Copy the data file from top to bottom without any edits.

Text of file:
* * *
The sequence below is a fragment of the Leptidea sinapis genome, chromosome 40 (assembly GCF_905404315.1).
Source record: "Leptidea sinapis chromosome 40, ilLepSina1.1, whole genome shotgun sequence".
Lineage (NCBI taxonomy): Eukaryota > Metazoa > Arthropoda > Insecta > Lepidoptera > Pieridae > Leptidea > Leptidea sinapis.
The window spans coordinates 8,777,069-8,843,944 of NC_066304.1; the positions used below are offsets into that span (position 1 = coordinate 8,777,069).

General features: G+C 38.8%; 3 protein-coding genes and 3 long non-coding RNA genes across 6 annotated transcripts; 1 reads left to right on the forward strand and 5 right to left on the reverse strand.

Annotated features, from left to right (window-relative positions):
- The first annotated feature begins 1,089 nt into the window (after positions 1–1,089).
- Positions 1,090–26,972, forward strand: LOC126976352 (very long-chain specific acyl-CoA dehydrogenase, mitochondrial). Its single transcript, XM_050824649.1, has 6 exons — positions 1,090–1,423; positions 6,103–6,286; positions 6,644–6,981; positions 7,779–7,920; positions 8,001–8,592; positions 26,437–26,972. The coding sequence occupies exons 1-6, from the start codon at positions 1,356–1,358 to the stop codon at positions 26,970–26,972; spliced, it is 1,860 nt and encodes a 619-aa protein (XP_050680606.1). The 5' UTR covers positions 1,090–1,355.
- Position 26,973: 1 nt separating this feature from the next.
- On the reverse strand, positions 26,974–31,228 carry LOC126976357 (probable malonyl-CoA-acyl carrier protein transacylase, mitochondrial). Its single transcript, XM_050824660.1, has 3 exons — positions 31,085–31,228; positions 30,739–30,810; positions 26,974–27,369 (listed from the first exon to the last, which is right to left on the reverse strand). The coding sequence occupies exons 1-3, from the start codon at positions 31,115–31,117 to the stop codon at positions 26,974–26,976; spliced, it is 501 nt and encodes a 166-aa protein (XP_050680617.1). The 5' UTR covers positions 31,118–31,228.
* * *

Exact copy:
The sequence below is a fragment of the Leptidea sinapis genome, chromosome 40 (assembly GCF_905404315.1).
Source record: "Leptidea sinapis chromosome 40, ilLepSina1.1, whole genome shotgun sequence".
Lineage (NCBI taxonomy): Eukaryota > Metazoa > Arthropoda > Insecta > Lepidoptera > Pieridae > Leptidea > Leptidea sinapis.
The window spans coordinates 8,777,069-8,843,944 of NC_066304.1; the positions used below are offsets into that span (position 1 = coordinate 8,777,069).

General features: G+C 38.8%; 3 protein-coding genes and 3 long non-coding RNA genes across 6 annotated transcripts; 1 reads left to right on the forward strand and 5 right to left on the reverse strand.

Annotated features, from left to right (window-relative positions):
- The first annotated feature begins 1,089 nt into the window (after positions 1–1,089).
- Positions 1,090–26,972, forward strand: LOC126976352 (very long-chain specific acyl-CoA dehydrogenase, mitochondrial). Its single transcript, XM_050824649.1, has 6 exons — positions 1,090–1,423; positions 6,103–6,286; positions 6,644–6,981; positions 7,779–7,920; positions 8,001–8,592; positions 26,437–26,972. The coding sequence occupies exons 1-6, from the start codon at positions 1,356–1,358 to the stop codon at positions 26,970–26,972; spliced, it is 1,860 nt and encodes a 619-aa protein (XP_050680606.1). The 5' UTR covers positions 1,090–1,355.
- Position 26,973: 1 nt separating this feature from the next.
- On the reverse strand, positions 26,974–31,228 carry LOC126976357 (probable malonyl-CoA-acyl carrier protein transacylase, mitochondrial). Its single transcript, XM_050824660.1, has 3 exons — positions 31,085–31,228; positions 30,739–30,810; positions 26,974–27,369 (listed from the first exon to the last, which is right to left on the reverse strand). The coding sequence occupies exons 1-3, from the start codon at positions 31,115–31,117 to the stop codon at positions 26,974–26,976; spliced, it is 501 nt and encodes a 166-aa protein (XP_050680617.1). The 5' UTR covers positions 31,118–31,228.